My aunt asked again what precisely I wanted to see there. "A Nécropole, must a big thing" I said. Now my French is okay, but not perfect, so my aunt was trying to make sure she didn't misunderstand me. Eventually, she accepted that I meant the tomb. But she corrected me: "It's not a big thing, it's a small sign along the road." I couldn't quite fathom this information (Nécropole, Grande Tombe?), so I quickly googled the site and indeed: La Grande Tombe is pretty tiny. Most people in nearby Meaux wouldn't even know about it. But thanks to an inquisitive friend my aunt had been before and was able to counsel against a visit. Instead we stopped in Dormans on our way to the airport.
Dormans was my second site of the serial nomination. I had been to the cemetery in Arras just next to the Vauban fortification a year prior. In Arras you will find a simple toned down cemetery. Dormans is different, already signified by the address: Avenue des Victoires (Victory Avenue). The site itself lists all the corps, armies, generals, ... having fought in and having won the two battles of the Marne. And commemorates all the fallen French who gave their lives. The architecture is also more prideful: a big tower on a hill.
Initially I thought this would be a shoo-in for inscription in 2018. Instead the decision was adjourned by two years. As I understand it the rationale for adjourning was that the sites were still too glorifying of war.
Of the two sites, I feel the cemetery in Arras would be a fine addition. The Memorial in Dormans meanwhile would not be: It's really not a neutral monument to the victims of war, but a nationalistic monument for the victory in key battles of the war. Similar, I fear that Verdun, Compiegne, and the Somme are too related to key victories of the war to really separate the nationalistic component of the memorials from the commemorative one.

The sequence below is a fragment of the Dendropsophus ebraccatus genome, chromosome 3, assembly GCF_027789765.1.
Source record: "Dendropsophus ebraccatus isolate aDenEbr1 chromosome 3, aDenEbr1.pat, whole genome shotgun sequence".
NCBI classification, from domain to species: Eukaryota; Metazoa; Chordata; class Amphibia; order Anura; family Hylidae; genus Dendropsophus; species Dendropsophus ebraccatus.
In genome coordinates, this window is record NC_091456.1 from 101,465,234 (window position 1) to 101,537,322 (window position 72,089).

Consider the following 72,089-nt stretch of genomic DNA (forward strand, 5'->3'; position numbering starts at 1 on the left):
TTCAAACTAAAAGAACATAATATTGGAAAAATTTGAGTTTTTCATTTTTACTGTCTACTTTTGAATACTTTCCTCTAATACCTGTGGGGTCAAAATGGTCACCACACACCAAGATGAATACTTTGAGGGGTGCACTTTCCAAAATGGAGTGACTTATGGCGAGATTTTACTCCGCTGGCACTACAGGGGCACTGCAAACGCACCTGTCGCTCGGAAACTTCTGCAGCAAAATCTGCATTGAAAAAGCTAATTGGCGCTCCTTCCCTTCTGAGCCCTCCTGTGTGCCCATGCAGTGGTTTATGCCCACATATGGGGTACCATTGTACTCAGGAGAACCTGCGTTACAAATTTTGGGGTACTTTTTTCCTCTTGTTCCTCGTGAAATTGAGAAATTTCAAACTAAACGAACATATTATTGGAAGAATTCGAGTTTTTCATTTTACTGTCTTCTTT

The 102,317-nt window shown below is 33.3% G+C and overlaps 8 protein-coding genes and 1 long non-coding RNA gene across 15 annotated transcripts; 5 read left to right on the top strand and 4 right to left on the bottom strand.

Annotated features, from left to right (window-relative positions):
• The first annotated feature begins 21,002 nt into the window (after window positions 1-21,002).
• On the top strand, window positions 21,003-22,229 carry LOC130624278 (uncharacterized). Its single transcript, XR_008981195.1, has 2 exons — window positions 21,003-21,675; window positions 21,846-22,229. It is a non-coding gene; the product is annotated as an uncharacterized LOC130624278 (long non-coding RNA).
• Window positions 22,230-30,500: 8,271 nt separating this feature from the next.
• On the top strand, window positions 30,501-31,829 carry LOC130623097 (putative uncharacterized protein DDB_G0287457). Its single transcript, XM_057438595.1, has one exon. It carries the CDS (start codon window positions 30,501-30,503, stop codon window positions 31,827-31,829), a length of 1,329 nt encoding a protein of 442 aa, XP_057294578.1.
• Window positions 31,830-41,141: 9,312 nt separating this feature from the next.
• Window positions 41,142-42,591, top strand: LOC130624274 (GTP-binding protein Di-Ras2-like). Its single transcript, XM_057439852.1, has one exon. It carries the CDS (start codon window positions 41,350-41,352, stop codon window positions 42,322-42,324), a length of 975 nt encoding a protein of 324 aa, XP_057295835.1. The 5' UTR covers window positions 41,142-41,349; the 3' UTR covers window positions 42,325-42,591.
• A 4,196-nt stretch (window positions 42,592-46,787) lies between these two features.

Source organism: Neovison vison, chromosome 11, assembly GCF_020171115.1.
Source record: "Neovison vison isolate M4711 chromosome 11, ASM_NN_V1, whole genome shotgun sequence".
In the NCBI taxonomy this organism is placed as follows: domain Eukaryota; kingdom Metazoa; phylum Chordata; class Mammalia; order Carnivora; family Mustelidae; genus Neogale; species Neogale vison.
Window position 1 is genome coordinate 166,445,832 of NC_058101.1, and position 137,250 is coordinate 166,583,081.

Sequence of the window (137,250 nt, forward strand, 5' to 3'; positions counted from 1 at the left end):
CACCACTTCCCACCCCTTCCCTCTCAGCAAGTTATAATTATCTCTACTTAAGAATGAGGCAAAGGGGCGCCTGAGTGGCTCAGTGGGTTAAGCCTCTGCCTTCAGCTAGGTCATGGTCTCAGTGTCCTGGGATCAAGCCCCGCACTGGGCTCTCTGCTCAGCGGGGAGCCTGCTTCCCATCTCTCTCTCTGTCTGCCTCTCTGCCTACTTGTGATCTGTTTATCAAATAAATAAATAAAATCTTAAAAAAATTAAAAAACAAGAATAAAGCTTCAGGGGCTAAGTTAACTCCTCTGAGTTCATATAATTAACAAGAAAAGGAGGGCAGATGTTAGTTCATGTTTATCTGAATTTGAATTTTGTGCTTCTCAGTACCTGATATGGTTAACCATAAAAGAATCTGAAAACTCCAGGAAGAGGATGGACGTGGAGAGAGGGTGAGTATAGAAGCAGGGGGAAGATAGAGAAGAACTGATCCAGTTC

Personally, I would favor a streamlined inscription focusing on the less nationalistic parts, especially those where soldiers of both sides are buried. In any case, next time I am in the area, I will visit more.
Travelling in Northern France you will be hard pressed not to run into one of the sites. Lens has several components in the proximity. If you are travelling from Paris, Compiegne seems a good choice. It will also offer you a glimpse into a royal palace and the train wagon where the armistice was signed.
The sites related to WW1 are of great universal significance. The conflict had a huge impact not only for the people who were involved in it but also for all mankind. It took human people from the era of artisanal and local war to industrial and global war. The site also embodies the need, following the conflict, to honour and remember, on a large scale, those who fought and suffered. For the first time, anonymous fighters were honoured as much as famous heroes.